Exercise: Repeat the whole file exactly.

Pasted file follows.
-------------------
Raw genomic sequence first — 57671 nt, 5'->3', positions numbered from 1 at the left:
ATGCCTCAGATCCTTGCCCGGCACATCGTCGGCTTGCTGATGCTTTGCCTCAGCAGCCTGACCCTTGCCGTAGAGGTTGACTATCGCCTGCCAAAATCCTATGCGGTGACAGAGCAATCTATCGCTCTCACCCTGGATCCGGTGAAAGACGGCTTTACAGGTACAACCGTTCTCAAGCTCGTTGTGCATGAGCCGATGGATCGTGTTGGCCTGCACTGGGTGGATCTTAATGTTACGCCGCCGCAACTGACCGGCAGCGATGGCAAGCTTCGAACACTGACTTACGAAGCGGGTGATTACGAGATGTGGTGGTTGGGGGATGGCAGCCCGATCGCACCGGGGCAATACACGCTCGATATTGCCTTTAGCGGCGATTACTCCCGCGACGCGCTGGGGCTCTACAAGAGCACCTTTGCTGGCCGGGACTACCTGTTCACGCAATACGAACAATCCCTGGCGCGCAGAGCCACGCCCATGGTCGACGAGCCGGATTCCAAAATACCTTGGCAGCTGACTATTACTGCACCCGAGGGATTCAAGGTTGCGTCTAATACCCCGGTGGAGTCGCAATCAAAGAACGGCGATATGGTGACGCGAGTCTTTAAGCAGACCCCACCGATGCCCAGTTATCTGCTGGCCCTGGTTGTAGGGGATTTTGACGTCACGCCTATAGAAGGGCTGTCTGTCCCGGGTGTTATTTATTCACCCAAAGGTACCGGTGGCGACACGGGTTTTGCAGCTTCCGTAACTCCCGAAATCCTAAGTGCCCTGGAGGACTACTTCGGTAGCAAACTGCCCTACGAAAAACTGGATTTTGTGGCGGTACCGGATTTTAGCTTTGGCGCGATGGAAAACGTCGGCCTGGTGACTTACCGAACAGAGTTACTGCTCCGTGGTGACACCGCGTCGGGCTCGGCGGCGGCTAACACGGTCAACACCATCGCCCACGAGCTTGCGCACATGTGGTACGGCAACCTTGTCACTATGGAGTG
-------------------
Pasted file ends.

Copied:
Raw genomic sequence first — 57671 nt, 5'->3', positions numbered from 1 at the left:
ATGCCTCAGATCCTTGCCCGGCACATCGTCGGCTTGCTGATGCTTTGCCTCAGCAGCCTGACCCTTGCCGTAGAGGTTGACTATCGCCTGCCAAAATCCTATGCGGTGACAGAGCAATCTATCGCTCTCACCCTGGATCCGGTGAAAGACGGCTTTACAGGTACAACCGTTCTCAAGCTCGTTGTGCATGAGCCGATGGATCGTGTTGGCCTGCACTGGGTGGATCTTAATGTTACGCCGCCGCAACTGACCGGCAGCGATGGCAAGCTTCGAACACTGACTTACGAAGCGGGTGATTACGAGATGTGGTGGTTGGGGGATGGCAGCCCGATCGCACCGGGGCAATACACGCTCGATATTGCCTTTAGCGGCGATTACTCCCGCGACGCGCTGGGGCTCTACAAGAGCACCTTTGCTGGCCGGGACTACCTGTTCACGCAATACGAACAATCCCTGGCGCGCAGAGCCACGCCCATGGTCGACGAGCCGGATTCCAAAATACCTTGGCAGCTGACTATTACTGCACCCGAGGGATTCAAGGTTGCGTCTAATACCCCGGTGGAGTCGCAATCAAAGAACGGCGATATGGTGACGCGAGTCTTTAAGCAGACCCCACCGATGCCCAGTTATCTGCTGGCCCTGGTTGTAGGGGATTTTGACGTCACGCCTATAGAAGGGCTGTCTGTCCCGGGTGTTATTTATTCACCCAAAGGTACCGGTGGCGACACGGGTTTTGCAGCTTCCGTAACTCCCGAAATCCTAAGTGCCCTGGAGGACTACTTCGGTAGCAAACTGCCCTACGAAAAACTGGATTTTGTGGCGGTACCGGATTTTAGCTTTGGCGCGATGGAAAACGTCGGCCTGGTGACTTACCGAACAGAGTTACTGCTCCGTGGTGACACCGCGTCGGGCTCGGCGGCGGCTAACACGGTCAACACCATCGCCCACGAGCTTGCGCACATGTGGTACGGCAACCTTGTCACTATGGAGTG